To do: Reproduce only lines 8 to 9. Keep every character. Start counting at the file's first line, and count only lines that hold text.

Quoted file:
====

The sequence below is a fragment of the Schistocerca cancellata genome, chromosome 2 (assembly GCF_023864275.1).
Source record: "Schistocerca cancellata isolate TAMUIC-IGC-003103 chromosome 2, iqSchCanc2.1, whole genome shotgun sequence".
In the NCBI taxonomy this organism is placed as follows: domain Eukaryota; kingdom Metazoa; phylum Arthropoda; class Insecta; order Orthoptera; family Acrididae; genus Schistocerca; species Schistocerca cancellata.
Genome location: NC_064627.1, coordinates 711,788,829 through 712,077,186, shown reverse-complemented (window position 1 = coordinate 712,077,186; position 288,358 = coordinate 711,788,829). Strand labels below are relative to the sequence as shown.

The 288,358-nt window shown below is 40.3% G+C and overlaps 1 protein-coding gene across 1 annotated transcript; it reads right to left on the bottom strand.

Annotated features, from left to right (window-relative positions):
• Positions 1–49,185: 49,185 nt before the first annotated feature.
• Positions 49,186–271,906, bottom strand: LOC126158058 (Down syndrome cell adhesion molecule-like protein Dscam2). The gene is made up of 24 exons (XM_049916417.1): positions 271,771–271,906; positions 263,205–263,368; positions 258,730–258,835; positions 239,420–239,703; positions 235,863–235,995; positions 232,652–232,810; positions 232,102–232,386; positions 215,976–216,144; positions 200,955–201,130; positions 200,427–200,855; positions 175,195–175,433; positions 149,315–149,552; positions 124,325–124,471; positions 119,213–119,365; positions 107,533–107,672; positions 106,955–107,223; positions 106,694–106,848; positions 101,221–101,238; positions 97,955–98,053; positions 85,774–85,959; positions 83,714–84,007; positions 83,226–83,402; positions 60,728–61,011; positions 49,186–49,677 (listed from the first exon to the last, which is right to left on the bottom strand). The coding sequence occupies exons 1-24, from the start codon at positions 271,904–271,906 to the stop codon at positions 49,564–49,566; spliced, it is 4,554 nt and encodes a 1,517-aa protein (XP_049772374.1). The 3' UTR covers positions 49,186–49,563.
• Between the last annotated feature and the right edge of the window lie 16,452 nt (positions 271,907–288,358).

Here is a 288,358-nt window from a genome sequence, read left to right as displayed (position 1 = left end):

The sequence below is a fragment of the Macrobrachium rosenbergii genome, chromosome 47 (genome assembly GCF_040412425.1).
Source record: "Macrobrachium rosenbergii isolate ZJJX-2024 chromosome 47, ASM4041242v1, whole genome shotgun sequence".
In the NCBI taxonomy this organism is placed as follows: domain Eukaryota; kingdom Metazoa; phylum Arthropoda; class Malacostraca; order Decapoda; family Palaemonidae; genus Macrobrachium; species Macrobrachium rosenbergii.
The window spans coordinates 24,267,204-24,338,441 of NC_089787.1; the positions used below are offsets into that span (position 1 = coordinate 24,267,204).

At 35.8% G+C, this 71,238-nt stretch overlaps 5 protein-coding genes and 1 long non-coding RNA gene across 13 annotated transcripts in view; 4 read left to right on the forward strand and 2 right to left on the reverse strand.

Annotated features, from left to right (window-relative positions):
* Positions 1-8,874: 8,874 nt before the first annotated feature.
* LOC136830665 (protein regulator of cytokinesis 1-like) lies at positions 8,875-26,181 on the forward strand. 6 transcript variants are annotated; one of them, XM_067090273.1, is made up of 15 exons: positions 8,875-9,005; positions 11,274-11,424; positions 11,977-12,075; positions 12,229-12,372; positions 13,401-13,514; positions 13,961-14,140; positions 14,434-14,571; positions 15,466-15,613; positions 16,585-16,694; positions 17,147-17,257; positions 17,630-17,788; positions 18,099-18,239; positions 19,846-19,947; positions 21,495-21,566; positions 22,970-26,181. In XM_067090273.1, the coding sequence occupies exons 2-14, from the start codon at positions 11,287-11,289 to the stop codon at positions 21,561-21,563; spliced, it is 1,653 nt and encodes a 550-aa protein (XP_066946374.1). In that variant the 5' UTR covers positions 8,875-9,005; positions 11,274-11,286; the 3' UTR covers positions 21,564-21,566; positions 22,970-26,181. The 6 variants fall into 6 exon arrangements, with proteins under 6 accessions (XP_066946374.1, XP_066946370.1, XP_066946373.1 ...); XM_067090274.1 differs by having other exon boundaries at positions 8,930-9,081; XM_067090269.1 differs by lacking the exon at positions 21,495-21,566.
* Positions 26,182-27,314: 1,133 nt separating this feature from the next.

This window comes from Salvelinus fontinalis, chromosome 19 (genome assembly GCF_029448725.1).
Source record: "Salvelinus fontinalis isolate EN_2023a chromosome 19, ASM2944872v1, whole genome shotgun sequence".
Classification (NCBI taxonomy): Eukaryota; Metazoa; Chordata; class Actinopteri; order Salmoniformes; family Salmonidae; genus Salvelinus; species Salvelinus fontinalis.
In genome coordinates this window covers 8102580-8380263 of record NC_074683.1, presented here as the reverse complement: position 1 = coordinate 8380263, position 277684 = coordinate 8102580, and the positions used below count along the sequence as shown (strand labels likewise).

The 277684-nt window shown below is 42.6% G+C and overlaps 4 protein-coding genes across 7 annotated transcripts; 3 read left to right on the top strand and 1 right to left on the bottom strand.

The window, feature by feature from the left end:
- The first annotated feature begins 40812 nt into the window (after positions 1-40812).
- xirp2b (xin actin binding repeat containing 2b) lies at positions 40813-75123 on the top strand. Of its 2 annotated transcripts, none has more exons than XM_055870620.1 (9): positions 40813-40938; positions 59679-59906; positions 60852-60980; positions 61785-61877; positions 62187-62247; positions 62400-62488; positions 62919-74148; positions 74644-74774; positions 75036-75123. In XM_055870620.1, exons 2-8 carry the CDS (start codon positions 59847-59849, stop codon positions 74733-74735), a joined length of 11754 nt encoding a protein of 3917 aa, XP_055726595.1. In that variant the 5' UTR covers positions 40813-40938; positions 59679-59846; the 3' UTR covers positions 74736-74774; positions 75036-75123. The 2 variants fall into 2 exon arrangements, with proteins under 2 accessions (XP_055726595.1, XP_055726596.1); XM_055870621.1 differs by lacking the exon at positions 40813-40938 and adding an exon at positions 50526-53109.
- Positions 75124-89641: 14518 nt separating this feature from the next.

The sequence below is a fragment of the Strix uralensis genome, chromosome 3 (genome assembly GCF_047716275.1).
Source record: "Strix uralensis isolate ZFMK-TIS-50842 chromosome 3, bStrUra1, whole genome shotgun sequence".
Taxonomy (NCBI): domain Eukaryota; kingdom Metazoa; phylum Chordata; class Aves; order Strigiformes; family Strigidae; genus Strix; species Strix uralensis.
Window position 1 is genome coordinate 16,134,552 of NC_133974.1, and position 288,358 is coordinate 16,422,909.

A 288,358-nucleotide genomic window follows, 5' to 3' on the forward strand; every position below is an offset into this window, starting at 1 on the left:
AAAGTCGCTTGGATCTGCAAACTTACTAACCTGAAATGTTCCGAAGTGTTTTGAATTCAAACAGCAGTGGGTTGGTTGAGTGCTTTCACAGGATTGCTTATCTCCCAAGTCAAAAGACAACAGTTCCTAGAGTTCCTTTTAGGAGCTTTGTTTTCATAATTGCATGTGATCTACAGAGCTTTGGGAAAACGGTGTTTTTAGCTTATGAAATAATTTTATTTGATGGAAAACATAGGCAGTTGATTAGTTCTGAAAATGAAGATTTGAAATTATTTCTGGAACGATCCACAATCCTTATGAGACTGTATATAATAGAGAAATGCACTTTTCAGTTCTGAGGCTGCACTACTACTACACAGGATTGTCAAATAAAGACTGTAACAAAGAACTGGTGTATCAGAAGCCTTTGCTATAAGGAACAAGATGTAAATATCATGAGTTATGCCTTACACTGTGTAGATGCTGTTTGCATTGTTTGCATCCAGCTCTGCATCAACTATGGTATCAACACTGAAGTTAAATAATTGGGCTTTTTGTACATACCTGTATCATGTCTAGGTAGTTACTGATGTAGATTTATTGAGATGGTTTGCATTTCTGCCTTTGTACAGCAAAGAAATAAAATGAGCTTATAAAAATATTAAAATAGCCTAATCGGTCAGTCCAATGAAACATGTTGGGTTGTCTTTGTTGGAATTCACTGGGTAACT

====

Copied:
• Positions 49,186–271,906, bottom strand: LOC126158058 (Down syndrome cell adhesion molecule-like protein Dscam2). The gene is made up of 24 exons (XM_049916417.1): positions 271,771–271,906; positions 263,205–263,368; positions 258,730–258,835; positions 239,420–239,703; positions 235,863–235,995; positions 232,652–232,810; positions 232,102–232,386; positions 215,976–216,144; positions 200,955–201,130; positions 200,427–200,855; positions 175,195–175,433; positions 149,315–149,552; positions 124,325–124,471; positions 119,213–119,365; positions 107,533–107,672; positions 106,955–107,223; positions 106,694–106,848; positions 101,221–101,238; positions 97,955–98,053; positions 85,774–85,959; positions 83,714–84,007; positions 83,226–83,402; positions 60,728–61,011; positions 49,186–49,677 (listed from the first exon to the last, which is right to left on the bottom strand). The coding sequence occupies exons 1-24, from the start codon at positions 271,904–271,906 to the stop codon at positions 49,564–49,566; spliced, it is 4,554 nt and encodes a 1,517-aa protein (XP_049772374.1). The 3' UTR covers positions 49,186–49,563.
• Between the last annotated feature and the right edge of the window lie 16,452 nt (positions 271,907–288,358).